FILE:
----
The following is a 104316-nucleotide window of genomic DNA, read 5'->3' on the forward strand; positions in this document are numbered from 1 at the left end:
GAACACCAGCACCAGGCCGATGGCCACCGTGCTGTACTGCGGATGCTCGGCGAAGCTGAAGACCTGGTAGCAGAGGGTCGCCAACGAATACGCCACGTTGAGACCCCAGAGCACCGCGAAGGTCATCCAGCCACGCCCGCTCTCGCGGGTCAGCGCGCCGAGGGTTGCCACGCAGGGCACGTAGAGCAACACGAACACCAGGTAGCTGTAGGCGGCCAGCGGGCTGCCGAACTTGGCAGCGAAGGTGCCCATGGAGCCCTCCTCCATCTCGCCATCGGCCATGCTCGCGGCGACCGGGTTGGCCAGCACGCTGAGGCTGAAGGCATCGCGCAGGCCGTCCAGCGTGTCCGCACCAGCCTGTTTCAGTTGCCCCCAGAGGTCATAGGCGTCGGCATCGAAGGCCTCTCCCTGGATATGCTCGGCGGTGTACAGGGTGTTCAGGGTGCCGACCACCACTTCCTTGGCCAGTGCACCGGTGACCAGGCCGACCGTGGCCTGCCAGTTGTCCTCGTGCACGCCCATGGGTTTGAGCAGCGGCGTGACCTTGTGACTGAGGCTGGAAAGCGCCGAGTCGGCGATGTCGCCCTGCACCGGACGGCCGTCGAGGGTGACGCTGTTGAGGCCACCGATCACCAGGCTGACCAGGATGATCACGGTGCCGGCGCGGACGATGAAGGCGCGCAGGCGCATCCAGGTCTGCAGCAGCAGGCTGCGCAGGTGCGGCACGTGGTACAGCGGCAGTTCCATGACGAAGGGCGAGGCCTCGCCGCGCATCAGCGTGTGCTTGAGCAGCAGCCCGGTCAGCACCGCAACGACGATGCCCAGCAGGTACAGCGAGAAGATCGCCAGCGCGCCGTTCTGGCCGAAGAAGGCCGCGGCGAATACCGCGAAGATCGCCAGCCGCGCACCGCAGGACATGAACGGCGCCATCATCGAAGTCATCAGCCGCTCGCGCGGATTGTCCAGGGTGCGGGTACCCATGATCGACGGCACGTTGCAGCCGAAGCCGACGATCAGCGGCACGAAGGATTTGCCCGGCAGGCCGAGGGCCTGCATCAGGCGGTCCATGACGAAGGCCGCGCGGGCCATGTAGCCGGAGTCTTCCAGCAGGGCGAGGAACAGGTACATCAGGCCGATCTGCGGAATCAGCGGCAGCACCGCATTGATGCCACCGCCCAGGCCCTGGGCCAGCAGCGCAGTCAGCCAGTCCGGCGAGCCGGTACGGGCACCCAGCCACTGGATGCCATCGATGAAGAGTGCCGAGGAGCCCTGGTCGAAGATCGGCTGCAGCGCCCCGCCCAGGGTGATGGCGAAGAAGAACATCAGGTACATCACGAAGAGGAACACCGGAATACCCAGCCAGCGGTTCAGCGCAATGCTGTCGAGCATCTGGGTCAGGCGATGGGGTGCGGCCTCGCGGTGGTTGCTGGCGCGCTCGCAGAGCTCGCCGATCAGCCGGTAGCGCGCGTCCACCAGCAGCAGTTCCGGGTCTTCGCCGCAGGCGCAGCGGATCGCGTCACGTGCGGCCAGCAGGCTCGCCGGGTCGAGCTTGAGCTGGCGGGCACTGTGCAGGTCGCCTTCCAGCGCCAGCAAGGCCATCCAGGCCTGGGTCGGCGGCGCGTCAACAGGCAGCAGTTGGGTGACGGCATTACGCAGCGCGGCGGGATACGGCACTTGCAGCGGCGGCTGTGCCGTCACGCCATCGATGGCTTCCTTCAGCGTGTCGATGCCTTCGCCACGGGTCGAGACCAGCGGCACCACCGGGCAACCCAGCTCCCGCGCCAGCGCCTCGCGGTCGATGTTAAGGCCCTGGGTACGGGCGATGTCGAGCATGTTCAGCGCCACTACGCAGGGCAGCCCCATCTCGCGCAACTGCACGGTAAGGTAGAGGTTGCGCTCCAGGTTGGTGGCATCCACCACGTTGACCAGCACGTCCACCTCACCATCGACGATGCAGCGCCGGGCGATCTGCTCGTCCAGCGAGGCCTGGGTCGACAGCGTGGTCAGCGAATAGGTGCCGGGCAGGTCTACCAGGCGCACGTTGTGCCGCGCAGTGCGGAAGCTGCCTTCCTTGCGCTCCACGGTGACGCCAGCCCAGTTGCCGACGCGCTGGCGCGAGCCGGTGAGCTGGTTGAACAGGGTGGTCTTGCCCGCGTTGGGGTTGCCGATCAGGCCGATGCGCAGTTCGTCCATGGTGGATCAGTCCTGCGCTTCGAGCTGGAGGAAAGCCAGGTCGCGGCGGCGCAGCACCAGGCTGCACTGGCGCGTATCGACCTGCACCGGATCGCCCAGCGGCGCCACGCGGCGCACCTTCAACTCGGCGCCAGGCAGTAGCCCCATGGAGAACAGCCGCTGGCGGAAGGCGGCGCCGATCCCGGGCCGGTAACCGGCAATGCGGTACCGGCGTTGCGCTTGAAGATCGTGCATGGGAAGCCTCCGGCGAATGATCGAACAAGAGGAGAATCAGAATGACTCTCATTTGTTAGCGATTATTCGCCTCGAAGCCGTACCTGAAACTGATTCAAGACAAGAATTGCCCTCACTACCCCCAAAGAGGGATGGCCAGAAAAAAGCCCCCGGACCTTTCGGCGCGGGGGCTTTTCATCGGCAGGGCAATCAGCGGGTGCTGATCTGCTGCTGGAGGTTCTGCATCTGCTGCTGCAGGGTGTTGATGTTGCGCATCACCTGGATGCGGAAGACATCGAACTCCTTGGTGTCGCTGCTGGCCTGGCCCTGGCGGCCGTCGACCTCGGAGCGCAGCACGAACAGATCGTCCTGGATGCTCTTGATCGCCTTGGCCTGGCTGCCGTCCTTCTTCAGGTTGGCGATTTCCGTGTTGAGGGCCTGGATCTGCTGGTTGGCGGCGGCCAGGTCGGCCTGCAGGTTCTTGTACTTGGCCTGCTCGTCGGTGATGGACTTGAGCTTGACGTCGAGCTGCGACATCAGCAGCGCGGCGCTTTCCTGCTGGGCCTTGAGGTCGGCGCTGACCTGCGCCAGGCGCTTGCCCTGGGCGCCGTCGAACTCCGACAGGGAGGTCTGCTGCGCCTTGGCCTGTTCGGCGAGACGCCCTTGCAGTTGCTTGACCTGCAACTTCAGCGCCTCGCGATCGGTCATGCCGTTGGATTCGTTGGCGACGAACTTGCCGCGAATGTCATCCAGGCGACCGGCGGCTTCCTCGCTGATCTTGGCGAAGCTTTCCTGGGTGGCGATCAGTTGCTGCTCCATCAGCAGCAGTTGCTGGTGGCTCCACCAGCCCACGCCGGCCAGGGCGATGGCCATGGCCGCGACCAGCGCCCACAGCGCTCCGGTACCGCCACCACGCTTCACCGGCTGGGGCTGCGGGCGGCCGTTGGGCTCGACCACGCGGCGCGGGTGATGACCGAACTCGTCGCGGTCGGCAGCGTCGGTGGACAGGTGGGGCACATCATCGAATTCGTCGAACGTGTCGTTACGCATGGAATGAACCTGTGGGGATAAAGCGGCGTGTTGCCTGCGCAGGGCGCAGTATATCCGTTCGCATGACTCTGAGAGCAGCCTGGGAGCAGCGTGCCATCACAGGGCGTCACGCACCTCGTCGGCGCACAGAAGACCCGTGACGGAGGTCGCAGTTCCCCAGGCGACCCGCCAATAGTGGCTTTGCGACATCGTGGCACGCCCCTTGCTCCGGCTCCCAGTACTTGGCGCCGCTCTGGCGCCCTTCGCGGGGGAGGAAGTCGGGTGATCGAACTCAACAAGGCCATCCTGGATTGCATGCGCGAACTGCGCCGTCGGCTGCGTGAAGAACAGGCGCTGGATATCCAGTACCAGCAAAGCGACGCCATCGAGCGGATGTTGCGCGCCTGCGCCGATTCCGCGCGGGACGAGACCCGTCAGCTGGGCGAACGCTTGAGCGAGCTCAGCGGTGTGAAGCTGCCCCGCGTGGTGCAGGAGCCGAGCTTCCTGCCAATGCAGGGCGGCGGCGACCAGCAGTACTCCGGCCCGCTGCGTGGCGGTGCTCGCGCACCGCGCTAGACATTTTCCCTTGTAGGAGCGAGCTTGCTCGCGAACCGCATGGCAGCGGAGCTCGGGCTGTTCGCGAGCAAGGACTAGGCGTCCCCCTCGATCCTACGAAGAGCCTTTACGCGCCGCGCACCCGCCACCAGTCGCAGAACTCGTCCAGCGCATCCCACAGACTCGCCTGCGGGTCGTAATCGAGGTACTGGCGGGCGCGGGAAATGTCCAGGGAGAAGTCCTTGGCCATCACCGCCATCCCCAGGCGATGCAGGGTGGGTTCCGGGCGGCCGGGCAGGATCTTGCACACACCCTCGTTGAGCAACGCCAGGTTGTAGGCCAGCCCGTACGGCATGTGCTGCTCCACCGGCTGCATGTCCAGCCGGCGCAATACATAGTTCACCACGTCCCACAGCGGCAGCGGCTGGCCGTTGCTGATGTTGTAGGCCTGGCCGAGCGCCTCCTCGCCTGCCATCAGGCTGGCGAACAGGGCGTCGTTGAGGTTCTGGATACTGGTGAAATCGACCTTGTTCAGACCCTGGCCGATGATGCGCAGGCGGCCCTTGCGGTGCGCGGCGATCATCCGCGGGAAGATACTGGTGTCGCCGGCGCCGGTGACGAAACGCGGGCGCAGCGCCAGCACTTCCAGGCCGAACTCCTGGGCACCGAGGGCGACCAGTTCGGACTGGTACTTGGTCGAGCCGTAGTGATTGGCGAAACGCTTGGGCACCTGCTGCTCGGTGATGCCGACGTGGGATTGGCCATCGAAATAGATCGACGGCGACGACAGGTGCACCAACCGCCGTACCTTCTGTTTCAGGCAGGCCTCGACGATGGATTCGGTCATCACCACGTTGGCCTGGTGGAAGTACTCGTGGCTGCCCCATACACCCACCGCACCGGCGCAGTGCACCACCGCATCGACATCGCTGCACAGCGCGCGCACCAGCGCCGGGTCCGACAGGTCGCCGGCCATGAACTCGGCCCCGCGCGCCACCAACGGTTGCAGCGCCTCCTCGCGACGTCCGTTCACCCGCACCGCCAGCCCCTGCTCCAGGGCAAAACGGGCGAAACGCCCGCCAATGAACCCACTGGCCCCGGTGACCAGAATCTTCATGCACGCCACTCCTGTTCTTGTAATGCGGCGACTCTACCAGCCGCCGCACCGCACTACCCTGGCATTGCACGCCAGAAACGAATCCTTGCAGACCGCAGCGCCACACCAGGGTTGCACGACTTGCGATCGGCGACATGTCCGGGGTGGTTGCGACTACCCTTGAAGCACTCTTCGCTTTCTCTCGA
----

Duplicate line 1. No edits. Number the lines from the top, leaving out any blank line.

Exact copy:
The following is a 104316-nucleotide window of genomic DNA, read 5'->3' on the forward strand; positions in this document are numbered from 1 at the left end: